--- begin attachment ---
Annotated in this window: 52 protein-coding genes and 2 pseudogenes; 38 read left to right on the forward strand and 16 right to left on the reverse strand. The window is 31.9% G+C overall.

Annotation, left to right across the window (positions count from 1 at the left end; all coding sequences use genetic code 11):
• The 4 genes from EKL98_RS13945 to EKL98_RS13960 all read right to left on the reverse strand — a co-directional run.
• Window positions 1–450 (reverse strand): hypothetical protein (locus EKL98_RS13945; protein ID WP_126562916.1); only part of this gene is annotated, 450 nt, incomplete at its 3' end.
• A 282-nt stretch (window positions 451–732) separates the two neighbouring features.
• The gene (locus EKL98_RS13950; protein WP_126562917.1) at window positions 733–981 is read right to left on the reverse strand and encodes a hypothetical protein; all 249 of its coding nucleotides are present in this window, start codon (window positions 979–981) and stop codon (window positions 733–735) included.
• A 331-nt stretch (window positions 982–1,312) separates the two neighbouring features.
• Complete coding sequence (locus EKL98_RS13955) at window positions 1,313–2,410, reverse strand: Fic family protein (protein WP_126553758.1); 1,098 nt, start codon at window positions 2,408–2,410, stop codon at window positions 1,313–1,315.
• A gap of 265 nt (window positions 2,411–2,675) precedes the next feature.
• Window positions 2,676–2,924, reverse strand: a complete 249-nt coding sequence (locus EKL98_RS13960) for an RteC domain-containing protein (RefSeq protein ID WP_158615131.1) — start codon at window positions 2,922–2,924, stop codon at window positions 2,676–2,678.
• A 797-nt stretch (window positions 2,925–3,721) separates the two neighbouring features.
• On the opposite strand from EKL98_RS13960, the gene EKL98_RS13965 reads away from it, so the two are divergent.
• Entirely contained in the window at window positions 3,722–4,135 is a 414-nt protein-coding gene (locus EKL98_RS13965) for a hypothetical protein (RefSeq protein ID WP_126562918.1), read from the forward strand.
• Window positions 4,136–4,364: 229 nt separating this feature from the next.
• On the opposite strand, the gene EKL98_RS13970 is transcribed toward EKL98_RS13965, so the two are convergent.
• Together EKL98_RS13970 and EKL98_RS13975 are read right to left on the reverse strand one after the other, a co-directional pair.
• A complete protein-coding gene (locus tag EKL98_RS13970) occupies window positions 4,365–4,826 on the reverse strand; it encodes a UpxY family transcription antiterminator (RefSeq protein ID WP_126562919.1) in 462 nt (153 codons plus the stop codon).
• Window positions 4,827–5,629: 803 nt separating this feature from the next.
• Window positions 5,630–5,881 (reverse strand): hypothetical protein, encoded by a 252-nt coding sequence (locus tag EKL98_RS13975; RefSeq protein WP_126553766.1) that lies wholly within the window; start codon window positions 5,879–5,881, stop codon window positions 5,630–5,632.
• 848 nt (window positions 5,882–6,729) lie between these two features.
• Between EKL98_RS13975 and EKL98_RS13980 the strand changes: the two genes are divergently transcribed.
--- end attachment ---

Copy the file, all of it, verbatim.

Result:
Annotated in this window: 52 protein-coding genes and 2 pseudogenes; 38 read left to right on the forward strand and 16 right to left on the reverse strand. The window is 31.9% G+C overall.

Annotation, left to right across the window (positions count from 1 at the left end; all coding sequences use genetic code 11):
• The 4 genes from EKL98_RS13945 to EKL98_RS13960 all read right to left on the reverse strand — a co-directional run.
• Window positions 1–450 (reverse strand): hypothetical protein (locus EKL98_RS13945; protein ID WP_126562916.1); only part of this gene is annotated, 450 nt, incomplete at its 3' end.
• A 282-nt stretch (window positions 451–732) separates the two neighbouring features.
• The gene (locus EKL98_RS13950; protein WP_126562917.1) at window positions 733–981 is read right to left on the reverse strand and encodes a hypothetical protein; all 249 of its coding nucleotides are present in this window, start codon (window positions 979–981) and stop codon (window positions 733–735) included.
• A 331-nt stretch (window positions 982–1,312) separates the two neighbouring features.
• Complete coding sequence (locus EKL98_RS13955) at window positions 1,313–2,410, reverse strand: Fic family protein (protein WP_126553758.1); 1,098 nt, start codon at window positions 2,408–2,410, stop codon at window positions 1,313–1,315.
• A gap of 265 nt (window positions 2,411–2,675) precedes the next feature.
• Window positions 2,676–2,924, reverse strand: a complete 249-nt coding sequence (locus EKL98_RS13960) for an RteC domain-containing protein (RefSeq protein ID WP_158615131.1) — start codon at window positions 2,922–2,924, stop codon at window positions 2,676–2,678.
• A 797-nt stretch (window positions 2,925–3,721) separates the two neighbouring features.
• On the opposite strand from EKL98_RS13960, the gene EKL98_RS13965 reads away from it, so the two are divergent.
• Entirely contained in the window at window positions 3,722–4,135 is a 414-nt protein-coding gene (locus EKL98_RS13965) for a hypothetical protein (RefSeq protein ID WP_126562918.1), read from the forward strand.
• Window positions 4,136–4,364: 229 nt separating this feature from the next.
• On the opposite strand, the gene EKL98_RS13970 is transcribed toward EKL98_RS13965, so the two are convergent.
• Together EKL98_RS13970 and EKL98_RS13975 are read right to left on the reverse strand one after the other, a co-directional pair.
• A complete protein-coding gene (locus tag EKL98_RS13970) occupies window positions 4,365–4,826 on the reverse strand; it encodes a UpxY family transcription antiterminator (RefSeq protein ID WP_126562919.1) in 462 nt (153 codons plus the stop codon).
• Window positions 4,827–5,629: 803 nt separating this feature from the next.
• Window positions 5,630–5,881 (reverse strand): hypothetical protein, encoded by a 252-nt coding sequence (locus tag EKL98_RS13975; RefSeq protein WP_126553766.1) that lies wholly within the window; start codon window positions 5,879–5,881, stop codon window positions 5,630–5,632.
• 848 nt (window positions 5,882–6,729) lie between these two features.
• Between EKL98_RS13975 and EKL98_RS13980 the strand changes: the two genes are divergently transcribed.